Hundreds if not thousands of Des Moines voters received a mailing on May 26 attacking State Senator Matt McCoy, who is challenging incumbent John Mauro in the June 5 Democratic primary for Polk County Supervisor District 5. The piece featured the headline and first two sentences from a ten-year-old Bleeding Heartland post, “McCoy to pay fine to settle ethics investigation.”
That fine stemmed from an illegal contribution to Mike Blouin’s campaign for governor in 2006. But the extortion charge cited in the same mail piece was not proven in court. On the contrary, the case was arguably an abuse of power by then Republican U.S. attorney Matt Whitaker. The third claim in the anti-McCoy mailer seems like a stretch as well.
Title Fight, a company owned by Lou McDonald, paid for the mail piece highlighting three alleged violations by McCoy. McDonald is a “former digital director for presidential candidate Martin O’Malley’s Iowa campaign” and declared his intention to run for the Polk County supervisor seat earlier this year, but withdrew from the race. His firm paid for a website opposing McCoy as well as this mailing.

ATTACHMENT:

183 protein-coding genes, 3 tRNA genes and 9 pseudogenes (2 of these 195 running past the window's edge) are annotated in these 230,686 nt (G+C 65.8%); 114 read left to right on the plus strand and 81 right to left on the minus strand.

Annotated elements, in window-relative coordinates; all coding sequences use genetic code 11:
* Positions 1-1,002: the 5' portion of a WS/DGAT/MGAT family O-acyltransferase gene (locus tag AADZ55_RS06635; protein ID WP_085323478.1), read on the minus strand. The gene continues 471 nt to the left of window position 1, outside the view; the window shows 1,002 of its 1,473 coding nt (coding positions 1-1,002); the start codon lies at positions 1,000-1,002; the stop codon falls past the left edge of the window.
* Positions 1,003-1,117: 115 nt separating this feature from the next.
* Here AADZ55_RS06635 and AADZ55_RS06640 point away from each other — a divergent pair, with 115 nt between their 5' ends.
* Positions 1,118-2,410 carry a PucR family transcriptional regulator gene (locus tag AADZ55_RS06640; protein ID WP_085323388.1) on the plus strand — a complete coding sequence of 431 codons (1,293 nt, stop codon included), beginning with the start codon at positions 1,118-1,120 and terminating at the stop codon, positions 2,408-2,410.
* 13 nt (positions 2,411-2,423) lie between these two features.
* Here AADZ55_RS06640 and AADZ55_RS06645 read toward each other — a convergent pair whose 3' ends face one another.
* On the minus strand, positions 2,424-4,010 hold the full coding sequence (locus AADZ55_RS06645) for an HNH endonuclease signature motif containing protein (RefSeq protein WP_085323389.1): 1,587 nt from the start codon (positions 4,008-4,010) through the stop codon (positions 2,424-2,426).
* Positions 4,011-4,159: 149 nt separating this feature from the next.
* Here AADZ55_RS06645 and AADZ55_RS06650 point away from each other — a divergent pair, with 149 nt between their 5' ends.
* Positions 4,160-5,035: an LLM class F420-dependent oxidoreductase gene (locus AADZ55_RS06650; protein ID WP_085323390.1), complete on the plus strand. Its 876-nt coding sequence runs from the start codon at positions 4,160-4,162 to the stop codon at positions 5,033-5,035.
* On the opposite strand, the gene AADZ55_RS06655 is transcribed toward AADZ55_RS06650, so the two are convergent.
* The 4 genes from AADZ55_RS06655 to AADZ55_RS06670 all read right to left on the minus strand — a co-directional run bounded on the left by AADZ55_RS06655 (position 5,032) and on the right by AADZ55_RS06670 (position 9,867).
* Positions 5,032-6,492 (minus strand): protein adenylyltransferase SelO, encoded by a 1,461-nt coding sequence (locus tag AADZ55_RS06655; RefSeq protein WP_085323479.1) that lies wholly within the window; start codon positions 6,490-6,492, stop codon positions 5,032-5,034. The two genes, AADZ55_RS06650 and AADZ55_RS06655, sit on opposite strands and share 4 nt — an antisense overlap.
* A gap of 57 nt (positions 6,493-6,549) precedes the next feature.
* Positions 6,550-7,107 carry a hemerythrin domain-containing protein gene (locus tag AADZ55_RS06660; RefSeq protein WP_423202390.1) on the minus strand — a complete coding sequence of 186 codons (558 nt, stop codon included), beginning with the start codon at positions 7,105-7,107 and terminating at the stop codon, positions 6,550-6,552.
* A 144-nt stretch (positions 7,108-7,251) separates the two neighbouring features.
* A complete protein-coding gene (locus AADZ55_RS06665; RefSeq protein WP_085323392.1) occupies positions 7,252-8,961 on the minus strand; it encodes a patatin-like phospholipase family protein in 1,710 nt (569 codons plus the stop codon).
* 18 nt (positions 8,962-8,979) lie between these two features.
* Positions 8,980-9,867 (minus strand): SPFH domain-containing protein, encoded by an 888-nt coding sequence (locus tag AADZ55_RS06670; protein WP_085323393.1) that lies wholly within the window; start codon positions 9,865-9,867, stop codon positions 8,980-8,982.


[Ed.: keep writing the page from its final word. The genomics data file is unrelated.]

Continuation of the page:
Whitaker’s office charged McCoy with extortion in March 2007 over alleged threats against the owner of a security firm. The senator “called the charge ‘completely baseless’” and “described his dealings with Security Plus as ‘a business dispute between two partners that went sour,’” Charlotte Eby reported for the Mason City Globe-Gazette at the time. A jury later acquitted McCoy in an hour and a half, including a lunch break.
Des Moines Register columnist Marc Hansen, among others, questioned Whitaker’s decision to prosecute. Rekha Basu noted in a December 2007 Des Moines Register column that the government’s star witness was described by associates as “a drug user, a deadbeat and an abuser of women,” as well as a “pathological liar.”
Not surprisingly, it took a Des Moines jury less than two hours to acquit McCoy.